How cyber and IT warriors fight sensory injuries
How cyber and IT warriors fight sensory injuries
Service members and civilians in the Department of Defense’s cybersecurity and information technology fields can face unique challenges to their vision and hearing because of their workspaces.
Cyber and IT warriors commonly face a phenomenon called digital overload, which may show up as migraines and computer vision syndrome, also known as ocular fatigue or digital eyestrain. Computer vision syndrome is associated with eye irritation, redness, dryness, blurred vision, and double vision.
For example, at the U.S. Army’s 780th Military Intelligence Brigade780th Military Intelligence Brigade webpage (Cyber) at Fort George G. Meade, Maryland, 80% of workspaces are typical "cube farms" with fluorescent overhead lights, according to U.S. Army Command Sgt. Maj. Jesse Potter. Most desk spaces have a minimum of dual computer monitors, with the majority having three or four monitors.
The 780th’s mission is to “achieve U.S. supremacy in an increasingly contested cyberspace and electromagnetic domain.” Its mission requires staff to constantly track cyber threats and implement countermeasures to mitigate potentially damaging attacks in the digital space.
The other 20% of workspaces are the brigade’s operations centers, with little to no overhead light and only task-based lighting. The desks in these locations are set up in pairs with four monitors and are not generally as crowded as the rest of the office spaces, Potter said.
To counter potential vision and hearing injuries, the 780th operations center soldiers follow the “aviation model of crew rest, limiting their on-network activities to eight hours. Extending those hours requires command approval,” Potter said.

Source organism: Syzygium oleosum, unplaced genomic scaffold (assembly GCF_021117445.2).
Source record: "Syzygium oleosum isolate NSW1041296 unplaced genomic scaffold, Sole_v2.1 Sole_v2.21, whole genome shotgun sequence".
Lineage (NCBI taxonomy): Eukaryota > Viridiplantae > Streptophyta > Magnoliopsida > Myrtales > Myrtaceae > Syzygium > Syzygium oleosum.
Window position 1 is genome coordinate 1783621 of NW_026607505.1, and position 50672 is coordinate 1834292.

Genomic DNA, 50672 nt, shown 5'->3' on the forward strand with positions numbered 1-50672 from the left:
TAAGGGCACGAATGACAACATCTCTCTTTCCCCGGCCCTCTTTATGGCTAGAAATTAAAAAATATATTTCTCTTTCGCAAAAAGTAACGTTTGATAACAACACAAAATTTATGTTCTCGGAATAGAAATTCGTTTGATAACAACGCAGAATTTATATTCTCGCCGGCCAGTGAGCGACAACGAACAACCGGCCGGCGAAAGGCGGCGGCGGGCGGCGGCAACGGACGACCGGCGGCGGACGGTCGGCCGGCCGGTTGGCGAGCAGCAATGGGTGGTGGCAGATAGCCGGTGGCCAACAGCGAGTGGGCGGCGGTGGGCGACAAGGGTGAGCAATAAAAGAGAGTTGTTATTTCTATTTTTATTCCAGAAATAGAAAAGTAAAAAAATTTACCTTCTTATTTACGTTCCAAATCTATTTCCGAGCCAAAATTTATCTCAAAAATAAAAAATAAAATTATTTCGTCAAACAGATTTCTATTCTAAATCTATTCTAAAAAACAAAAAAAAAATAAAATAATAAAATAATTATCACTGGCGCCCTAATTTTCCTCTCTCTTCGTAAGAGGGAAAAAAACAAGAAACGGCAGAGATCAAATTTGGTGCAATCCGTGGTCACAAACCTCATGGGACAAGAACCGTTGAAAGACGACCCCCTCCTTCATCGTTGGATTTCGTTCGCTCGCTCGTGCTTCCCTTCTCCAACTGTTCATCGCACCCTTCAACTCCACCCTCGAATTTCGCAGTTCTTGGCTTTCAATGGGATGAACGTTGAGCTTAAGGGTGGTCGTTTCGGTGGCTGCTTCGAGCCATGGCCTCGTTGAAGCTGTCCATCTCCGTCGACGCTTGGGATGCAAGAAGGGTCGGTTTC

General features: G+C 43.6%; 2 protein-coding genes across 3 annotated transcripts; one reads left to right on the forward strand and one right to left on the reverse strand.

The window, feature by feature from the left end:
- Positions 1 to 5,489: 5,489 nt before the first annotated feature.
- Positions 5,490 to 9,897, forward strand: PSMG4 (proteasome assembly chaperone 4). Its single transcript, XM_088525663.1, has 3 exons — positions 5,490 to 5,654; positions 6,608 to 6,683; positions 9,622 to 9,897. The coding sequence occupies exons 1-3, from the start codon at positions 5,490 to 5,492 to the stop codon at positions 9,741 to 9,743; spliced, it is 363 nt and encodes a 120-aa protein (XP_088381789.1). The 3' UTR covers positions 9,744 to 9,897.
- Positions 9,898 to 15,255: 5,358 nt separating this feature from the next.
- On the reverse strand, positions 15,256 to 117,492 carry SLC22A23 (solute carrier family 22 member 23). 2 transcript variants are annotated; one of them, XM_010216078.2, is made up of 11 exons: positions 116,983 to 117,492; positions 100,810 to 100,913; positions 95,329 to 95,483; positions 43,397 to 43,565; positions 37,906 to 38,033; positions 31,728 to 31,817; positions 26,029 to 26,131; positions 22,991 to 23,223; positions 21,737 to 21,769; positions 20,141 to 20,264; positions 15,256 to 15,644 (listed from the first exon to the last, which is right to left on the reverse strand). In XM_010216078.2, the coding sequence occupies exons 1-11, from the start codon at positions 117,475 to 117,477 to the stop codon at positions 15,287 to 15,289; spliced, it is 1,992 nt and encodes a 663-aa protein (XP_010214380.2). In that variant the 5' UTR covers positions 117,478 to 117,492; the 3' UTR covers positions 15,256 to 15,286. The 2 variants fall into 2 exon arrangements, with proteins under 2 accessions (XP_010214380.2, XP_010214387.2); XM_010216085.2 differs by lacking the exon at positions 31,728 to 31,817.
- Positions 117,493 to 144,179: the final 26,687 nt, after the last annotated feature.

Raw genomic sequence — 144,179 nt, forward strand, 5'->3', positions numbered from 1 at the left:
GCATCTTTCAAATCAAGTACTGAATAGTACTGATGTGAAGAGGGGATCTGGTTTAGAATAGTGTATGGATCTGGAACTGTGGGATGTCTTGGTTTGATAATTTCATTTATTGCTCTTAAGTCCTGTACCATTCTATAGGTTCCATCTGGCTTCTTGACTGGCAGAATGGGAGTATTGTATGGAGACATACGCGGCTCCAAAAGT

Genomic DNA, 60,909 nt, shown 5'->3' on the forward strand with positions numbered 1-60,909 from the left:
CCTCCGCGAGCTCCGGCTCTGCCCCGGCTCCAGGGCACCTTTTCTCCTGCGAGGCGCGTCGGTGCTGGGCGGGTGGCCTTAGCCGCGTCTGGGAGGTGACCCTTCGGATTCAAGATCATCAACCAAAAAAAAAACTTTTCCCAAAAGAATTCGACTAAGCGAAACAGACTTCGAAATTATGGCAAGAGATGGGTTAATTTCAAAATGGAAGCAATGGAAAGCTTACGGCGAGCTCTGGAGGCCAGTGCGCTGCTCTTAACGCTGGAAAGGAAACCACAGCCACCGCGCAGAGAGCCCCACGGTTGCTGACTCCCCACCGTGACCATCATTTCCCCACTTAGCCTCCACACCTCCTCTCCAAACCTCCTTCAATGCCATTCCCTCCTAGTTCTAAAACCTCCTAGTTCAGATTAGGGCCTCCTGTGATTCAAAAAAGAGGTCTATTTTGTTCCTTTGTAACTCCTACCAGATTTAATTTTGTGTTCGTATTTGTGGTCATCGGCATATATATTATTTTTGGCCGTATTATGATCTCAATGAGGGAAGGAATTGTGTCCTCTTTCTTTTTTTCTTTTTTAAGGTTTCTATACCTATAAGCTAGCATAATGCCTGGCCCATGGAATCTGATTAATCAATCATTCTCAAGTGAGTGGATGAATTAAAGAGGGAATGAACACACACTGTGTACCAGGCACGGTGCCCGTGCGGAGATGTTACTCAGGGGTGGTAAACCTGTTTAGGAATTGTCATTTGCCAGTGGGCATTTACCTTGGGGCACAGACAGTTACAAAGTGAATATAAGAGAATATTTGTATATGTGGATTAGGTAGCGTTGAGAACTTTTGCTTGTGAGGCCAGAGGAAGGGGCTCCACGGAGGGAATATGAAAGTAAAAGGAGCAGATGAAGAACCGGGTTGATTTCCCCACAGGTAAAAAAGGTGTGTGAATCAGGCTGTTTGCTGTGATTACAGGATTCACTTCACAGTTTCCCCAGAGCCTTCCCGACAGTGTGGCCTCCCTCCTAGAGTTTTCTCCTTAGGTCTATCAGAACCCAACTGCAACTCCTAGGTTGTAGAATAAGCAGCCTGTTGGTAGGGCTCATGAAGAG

Vision Injuries in the Digital Age
Digital eyestrain may be caused by poor lighting, including lighting that is too bright, glare on a digital screen, improper viewing distances, poor seating posture, and uncorrected vision problems, according to Dr. Mariia Viswanathan, vision care readiness section chief at the Defense Health Agency’s Vision Center of ExcellenceVision Center of Excellence webpage.
“The extent to which individuals experience visual symptoms often depends on the level of their visual abilities and the amount of time spent looking at a digital screen,” Viswanathan said. “Uncorrected vision problems like farsightedness and astigmatism, inadequate eye focusing or eye coordination abilities, and aging changes of the eyes, such as nearsightedness, can all contribute to the development of visual symptoms when using a computer or digital screen device,” she explained.
Workers over 50 tend to require twice the light levels of young adults to perform the same task, she noted.
“Studies have also shown that personnel become more nearsighted over time as they adapt to their tasks,” said Dr. Michael Pattison, VCE program manager for readiness and operations optometry.
To decrease eye injuries from electronic device work:
- Control bright light sources with proper blinds, filters, or adjustment of the room arrangement.
- Use screen filters to reduce glare and reflections off the computer screen.
- Adjust screen brightness and contrast to provide balance with room lighting and maximum visibility.
- Use the correct eye distance from the screen of about 35-40 inches.
- Use the proper angle for the screen of 10-20 degrees below or having the middle of the screen being 5-6 inches below eye level.
- Follow the 20/20/20 rule: take a 20-second break every 20 minutes and focus your vision on something 20 feet away.
- Remember to blink to keep your eyes moist.
- Use artificial tears, if needed.
- Drink lots of water, especially during the winter months when heaters and furnaces can make the air particularly dry.